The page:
Putting on the Pot – Pasta in Brodo
Where I grew up in Italy broth was (and still is) such a tradition that at least one meal a week was built around a stock pot of broth. So this week’s recipe is more of a cultural memoir than a complex recipe.
The tradition of ‘metter su la pentola,’ literally “putting on the pot,” to make a pot full of broth goes back centuries in many parts of the world. In my region, during the period of my childhood and adolescence, my mother and most people I knew, who had their roots in farming, followed the custom of having one day a week when they would ‘make broth.’ Usually my mother would fill ¾ of big pot with water, peel a carrot and half an onion, clean a stalk of celery, put abundant salt and start cooking. The timing of the addition of the meats depended on the main use of the food you were cooking. On one hand, the rule was that if you were going to use the broth primarily, you would put the chicken parts and the other meats when the water was still cold. If, on the other hand, you wanted to enjoy primarily the meats in the pot, you put them when the water was boiling, since the meats retained their flavor better. The making of the broth would take 2-4 hours, depending on the toughness of the meats involved. Besides bony parts of a chicken, my mother would put some beef, at times even some fatty parts of beef, or a beef tongue (not often) or pig’s feet (not often!). The broth was then cooled and de-greased and used as base for many kinds of “pasta in brodo,” much of it handmade. As Rick mentions in his postscript to the book review a big favorite was angel hair pasta (tagliolini), for which there was an unspoken competition among the female members of my family – namely my mother and her three two sisters – for who cut the thinnest strands of pasta. My aunt Linda was always the recognized winner, and everybody always compared their own tagliolini unfavorably to hers.
Another kind of pasta in brodo that I enjoyed as a child were ‘quadretti,’ tiny, tiny squares of pasta, that my mom handmade and prepared with left-over pasta, often when I was sick.. Yet another pasta that was prepared for festive occasions were “passatelli,” made with parmesan cheese, tiny bread crumbs, nutmeg, salt, pepper and eggs. A special sieve reduced the dough made with these ingredients into delicious sticky strands that were cooked for a few minutes in the boiling broth!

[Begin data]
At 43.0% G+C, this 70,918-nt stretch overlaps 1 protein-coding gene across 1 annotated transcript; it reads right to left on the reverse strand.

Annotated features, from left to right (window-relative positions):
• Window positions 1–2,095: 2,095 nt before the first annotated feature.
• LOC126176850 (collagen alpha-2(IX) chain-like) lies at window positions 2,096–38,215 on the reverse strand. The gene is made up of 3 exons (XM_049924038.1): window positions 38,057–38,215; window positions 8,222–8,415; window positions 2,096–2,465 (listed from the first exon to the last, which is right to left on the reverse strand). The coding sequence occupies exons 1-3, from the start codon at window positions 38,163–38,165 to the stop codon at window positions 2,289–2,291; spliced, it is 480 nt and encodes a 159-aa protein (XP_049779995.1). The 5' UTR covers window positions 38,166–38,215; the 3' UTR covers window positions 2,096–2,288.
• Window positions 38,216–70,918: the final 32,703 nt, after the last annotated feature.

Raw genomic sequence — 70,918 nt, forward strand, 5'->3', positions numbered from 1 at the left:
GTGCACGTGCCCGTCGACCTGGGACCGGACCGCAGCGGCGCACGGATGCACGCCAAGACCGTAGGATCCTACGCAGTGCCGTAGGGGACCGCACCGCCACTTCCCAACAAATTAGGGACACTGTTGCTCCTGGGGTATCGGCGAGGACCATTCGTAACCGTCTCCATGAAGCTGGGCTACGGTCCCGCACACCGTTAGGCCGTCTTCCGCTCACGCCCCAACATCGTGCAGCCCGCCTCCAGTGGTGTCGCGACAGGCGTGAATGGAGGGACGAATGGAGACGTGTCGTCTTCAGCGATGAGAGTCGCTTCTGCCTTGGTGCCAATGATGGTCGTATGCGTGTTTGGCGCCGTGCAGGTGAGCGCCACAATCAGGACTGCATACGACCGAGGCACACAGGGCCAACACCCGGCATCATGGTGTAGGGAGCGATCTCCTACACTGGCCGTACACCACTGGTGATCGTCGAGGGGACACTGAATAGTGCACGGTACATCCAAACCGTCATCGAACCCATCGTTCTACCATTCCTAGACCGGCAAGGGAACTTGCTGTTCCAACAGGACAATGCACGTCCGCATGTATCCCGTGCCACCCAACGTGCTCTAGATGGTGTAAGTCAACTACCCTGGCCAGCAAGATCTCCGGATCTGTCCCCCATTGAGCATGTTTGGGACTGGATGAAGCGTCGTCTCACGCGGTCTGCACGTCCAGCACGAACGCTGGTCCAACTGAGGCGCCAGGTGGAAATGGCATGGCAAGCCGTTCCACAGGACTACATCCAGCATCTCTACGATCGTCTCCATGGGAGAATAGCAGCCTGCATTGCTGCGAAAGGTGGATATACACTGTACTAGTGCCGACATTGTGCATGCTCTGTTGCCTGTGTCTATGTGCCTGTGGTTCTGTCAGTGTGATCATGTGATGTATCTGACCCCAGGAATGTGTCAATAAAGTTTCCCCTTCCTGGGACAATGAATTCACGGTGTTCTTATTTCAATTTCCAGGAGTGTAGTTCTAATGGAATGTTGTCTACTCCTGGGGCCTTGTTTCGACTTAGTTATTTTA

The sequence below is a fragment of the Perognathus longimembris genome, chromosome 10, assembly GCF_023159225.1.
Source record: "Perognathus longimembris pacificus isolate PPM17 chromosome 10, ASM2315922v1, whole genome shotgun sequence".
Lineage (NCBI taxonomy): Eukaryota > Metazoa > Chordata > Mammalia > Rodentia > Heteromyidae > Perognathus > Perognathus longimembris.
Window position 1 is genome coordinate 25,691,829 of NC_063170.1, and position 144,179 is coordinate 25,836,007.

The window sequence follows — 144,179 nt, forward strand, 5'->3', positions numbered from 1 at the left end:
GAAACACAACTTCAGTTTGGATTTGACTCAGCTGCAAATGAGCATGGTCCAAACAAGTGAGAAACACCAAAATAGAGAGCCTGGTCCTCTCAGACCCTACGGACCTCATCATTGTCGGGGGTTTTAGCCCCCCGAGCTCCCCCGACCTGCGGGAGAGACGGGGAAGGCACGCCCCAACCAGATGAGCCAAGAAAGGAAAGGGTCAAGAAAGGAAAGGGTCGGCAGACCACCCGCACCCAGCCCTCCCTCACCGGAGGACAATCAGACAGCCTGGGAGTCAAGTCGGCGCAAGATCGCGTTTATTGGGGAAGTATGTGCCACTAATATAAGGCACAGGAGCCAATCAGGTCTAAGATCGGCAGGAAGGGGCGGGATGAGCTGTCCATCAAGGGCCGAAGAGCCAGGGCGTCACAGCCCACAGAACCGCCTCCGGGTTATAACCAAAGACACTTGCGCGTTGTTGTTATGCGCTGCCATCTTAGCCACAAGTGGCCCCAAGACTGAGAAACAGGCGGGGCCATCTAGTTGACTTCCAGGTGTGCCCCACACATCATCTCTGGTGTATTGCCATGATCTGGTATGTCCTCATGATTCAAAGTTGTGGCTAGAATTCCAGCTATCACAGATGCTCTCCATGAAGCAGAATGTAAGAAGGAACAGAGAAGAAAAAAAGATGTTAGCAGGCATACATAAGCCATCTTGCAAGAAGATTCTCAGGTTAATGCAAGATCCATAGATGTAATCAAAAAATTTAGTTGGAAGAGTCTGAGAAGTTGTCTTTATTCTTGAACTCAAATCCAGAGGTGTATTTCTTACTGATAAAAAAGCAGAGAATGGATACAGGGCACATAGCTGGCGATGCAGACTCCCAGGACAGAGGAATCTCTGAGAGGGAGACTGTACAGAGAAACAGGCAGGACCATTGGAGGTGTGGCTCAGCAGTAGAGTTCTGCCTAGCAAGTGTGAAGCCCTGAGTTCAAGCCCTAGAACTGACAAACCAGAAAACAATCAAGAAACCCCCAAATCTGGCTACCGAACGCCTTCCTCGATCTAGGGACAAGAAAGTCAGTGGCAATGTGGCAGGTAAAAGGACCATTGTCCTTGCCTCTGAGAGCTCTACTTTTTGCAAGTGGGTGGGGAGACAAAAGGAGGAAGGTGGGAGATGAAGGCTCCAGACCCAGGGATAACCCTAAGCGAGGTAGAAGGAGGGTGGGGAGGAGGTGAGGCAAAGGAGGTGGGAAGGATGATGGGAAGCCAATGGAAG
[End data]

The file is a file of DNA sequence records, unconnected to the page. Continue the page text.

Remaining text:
Of course, the queen pasta in brodo for our region are “cappelletti,” little pieces of thin pasta filled with ricotta, pork , parmesan cheese, nutmeg, egg(s), salt and pepper. My 94-year old aunt Linda still makes “cappelletti in brodo” for me every time I go back to visit her, as she knows how much I like them!
As for the meats cooked in the broth, called familiarly “il bollito” or “the boiled (meats)” they were mostly served hot, especially if there were some fatty parts (which my mother loved!), with just a bit of salt and may be a sprinkle of olive oil. With a salad or cooked vegetables, they were and are considered a delightful meal!
In order to emphasize the quality of soul-food given to “pasta in brodo,” I will mention another family tradition. Whenever I would return to Italy from the US (or elsewhere in Europe where we might have been traveling), my mother would welcome me with a first dinner of “tagliolini in brodo.” After that dinner, I knew that I had, once again, come back “home.”
Postscript: If you are up to “putting on the pot” you can easily substitute angel hair pasta for any of the above homemade pasta dishes. And if you don’t have the time or energy to make your own broth, use your favorite canned chicken or vegetable broth. If you can find fresh egg angel hair pasta, all the better. Be sure to season your pasta in brodo with lots of freshly grated parmesan cheese! Buon appetito!